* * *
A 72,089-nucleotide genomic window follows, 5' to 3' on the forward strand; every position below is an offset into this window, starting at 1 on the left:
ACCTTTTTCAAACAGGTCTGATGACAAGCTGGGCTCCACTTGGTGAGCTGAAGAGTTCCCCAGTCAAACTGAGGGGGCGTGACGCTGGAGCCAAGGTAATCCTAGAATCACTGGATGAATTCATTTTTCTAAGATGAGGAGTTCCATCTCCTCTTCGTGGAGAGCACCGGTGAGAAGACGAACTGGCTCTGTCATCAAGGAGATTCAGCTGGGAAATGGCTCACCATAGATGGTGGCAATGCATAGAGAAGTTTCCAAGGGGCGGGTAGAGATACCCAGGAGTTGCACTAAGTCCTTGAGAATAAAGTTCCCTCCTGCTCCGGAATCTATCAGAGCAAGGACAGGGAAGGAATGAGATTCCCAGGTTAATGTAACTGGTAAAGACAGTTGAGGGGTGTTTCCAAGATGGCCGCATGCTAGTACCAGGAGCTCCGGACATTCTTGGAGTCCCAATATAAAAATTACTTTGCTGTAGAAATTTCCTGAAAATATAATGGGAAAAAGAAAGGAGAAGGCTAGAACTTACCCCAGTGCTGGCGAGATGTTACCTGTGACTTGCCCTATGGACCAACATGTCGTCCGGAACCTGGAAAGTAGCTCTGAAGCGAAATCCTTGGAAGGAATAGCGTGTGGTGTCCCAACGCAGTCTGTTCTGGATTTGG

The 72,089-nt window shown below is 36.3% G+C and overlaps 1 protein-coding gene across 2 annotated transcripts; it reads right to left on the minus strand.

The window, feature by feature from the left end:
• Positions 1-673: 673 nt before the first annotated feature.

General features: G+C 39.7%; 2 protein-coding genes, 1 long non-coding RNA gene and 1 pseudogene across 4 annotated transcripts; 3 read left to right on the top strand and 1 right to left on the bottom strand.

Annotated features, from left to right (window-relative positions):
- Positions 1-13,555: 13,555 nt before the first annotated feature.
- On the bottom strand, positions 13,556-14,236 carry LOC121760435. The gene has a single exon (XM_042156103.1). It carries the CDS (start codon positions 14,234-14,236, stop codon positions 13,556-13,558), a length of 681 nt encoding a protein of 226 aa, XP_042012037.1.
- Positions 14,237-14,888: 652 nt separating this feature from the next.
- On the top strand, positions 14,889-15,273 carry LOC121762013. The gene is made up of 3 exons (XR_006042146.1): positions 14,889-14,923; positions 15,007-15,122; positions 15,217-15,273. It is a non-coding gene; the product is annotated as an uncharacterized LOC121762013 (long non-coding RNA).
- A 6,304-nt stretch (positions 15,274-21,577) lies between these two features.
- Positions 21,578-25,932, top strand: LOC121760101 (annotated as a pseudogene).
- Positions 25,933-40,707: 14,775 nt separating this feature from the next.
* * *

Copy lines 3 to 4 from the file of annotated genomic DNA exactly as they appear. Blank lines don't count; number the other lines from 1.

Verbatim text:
The 72,089-nt window shown below is 36.3% G+C and overlaps 1 protein-coding gene across 2 annotated transcripts; it reads right to left on the minus strand.

The window, feature by feature from the left end: